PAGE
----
fetch('https://www.googleapis.com/books/v1/volumes?q=Alpine')
      .then(res => res.json())
      .then(res => console.log(res))
  "
>
</div>

https://codepen.io/hugodf/pen/BaWOrMX

Note: fetch returns a Promise and so does res.json(), hence the use of .then to access the result of the operation.

Output:

Google Books Response

Note: JavaScript object with items array of obj that contains volumeInfo

Store the volumeInfo of each items as books.

<div
  x-data="{
    books: []
  }"
  x-init="
    fetch('https://www.googleapis.com/books/v1/volumes?q=Alpine')
      .then(res => res.json())
      .then(res => {
        books = res.items.map(item => item.volumeInfo)
      })
  "
>
  <div x-text="JSON.stringify(books)"></div>
</div>

https://codepen.io/hugodf/pen/QWpVwXQ

Note: as far as we’re concerned, volumeInfo is the book

Output:

Books Array value

We can clean up the output with x-for + x-text instead of dumping the data.

  <ul>
    <template x-for="book in books">
      <li x-text="book.title"></li>
    </template>
  </ul>

https://codepen.io/hugodf/pen/YzZOKgE

Output:

Book list

How about a loading state?

Pattern:

  1. action causes a data load
  2. set loading = true & start the data load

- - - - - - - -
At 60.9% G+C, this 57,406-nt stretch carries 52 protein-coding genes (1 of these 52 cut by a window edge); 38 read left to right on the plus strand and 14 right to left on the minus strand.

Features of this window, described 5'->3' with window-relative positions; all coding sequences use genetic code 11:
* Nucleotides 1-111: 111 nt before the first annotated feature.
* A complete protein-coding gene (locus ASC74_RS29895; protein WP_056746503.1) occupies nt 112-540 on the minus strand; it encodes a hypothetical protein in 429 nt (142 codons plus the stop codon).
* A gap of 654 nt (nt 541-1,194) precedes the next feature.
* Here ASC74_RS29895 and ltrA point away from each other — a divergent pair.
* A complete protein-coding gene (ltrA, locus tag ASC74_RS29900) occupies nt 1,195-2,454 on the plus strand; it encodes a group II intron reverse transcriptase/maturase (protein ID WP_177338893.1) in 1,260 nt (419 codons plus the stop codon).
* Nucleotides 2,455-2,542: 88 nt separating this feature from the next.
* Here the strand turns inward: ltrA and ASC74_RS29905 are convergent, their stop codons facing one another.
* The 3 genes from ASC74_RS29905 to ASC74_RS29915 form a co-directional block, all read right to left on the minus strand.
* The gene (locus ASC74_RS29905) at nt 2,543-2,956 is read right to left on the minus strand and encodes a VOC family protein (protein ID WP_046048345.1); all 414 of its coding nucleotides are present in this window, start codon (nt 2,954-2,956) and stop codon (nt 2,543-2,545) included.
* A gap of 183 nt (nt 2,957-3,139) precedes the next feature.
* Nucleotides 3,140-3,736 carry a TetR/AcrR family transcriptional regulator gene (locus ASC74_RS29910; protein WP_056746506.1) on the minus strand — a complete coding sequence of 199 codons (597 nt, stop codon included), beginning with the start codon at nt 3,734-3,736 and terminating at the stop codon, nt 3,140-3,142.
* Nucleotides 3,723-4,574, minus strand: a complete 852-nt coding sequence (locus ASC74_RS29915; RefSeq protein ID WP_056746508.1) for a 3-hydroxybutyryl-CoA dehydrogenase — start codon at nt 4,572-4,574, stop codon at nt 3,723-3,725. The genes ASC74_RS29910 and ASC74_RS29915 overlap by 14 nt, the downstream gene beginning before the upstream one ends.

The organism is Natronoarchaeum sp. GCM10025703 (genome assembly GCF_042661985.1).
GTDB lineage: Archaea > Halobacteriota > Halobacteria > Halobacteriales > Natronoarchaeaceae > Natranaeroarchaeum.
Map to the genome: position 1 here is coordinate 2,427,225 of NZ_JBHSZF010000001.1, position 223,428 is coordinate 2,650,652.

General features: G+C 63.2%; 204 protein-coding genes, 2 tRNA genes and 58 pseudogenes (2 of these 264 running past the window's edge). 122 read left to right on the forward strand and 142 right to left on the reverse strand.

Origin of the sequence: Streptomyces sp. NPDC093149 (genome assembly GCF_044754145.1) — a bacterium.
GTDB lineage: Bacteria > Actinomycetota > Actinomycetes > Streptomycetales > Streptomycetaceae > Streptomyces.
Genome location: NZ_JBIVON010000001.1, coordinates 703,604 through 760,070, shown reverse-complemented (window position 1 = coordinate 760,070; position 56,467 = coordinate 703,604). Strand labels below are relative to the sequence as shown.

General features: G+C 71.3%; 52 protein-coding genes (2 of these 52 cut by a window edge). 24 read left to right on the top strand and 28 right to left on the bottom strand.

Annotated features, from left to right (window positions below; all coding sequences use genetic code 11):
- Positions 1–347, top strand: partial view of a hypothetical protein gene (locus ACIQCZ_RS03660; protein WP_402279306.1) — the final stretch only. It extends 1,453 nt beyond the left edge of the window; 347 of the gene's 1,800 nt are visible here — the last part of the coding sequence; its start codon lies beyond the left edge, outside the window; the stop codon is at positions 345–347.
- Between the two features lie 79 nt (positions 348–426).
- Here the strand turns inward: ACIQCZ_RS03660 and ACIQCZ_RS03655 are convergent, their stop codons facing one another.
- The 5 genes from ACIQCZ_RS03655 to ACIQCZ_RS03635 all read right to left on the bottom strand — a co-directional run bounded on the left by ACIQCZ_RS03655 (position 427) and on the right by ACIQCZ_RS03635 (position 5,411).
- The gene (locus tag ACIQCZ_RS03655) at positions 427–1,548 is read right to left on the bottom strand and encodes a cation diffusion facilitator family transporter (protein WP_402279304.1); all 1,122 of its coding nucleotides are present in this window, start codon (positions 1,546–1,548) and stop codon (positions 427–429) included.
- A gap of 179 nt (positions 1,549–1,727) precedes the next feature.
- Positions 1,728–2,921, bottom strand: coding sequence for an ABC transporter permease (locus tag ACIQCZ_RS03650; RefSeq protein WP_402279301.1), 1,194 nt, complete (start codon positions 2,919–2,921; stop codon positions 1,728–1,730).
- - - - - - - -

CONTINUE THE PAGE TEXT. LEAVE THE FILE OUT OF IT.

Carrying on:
3. receive/process the data
  4. loading = false, data = newData
<div
  x-data="{
    books: [],
    isLoading: false
  }"
  x-init="
    isLoading = true;
    fetch('https://www.googleapis.com/books/v1/volumes?q=Alpine')
      .then(res => res.json())
      .then(res => {
        isLoading = false;
        books = res.items.map(item => item.volumeInfo)
      })
  "

Note: we initialised isLoading to false, before fetching set it to true and once we’ve got the relevant data set it to false again

  <div x-show="isLoading">Loading...</div>
  <ul>
    <template x-for="book in books">
      <li x-text="book.title"></li>
    </template>
  </ul>

https://codepen.io/hugodf/pen/dyvqPxY

Promises/data fetching in JavaScript can easily fill a whole other talk.

See codewithhugo.com/async-js for a deeper look at topics such as fetching in parallel & delaying execution of a Promise.

3. Send and handle events

One of the other key Alpine features: the ability to send and receive events using x-on + $dispatch.

Alpine -> Alpine events